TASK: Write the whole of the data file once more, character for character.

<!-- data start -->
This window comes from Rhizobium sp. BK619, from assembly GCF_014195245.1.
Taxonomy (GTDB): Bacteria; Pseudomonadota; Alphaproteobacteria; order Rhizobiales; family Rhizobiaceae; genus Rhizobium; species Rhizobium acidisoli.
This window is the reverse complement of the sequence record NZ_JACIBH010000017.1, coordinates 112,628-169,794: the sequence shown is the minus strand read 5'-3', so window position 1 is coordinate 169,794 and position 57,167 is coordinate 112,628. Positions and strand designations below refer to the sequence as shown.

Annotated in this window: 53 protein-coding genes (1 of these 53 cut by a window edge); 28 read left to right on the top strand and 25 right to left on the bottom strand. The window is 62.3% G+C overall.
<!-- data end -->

This window comes from Rhizobium sp. BK619, from assembly GCF_014195245.1.
Taxonomy (GTDB): Bacteria; Pseudomonadota; Alphaproteobacteria; order Rhizobiales; family Rhizobiaceae; genus Rhizobium; species Rhizobium acidisoli.
This window is the reverse complement of the sequence record NZ_JACIBH010000017.1, coordinates 112,628-169,794: the sequence shown is the minus strand read 5'-3', so window position 1 is coordinate 169,794 and position 57,167 is coordinate 112,628. Positions and strand designations below refer to the sequence as shown.

Annotated in this window: 53 protein-coding genes (1 of these 53 cut by a window edge); 28 read left to right on the top strand and 25 right to left on the bottom strand. The window is 62.3% G+C overall.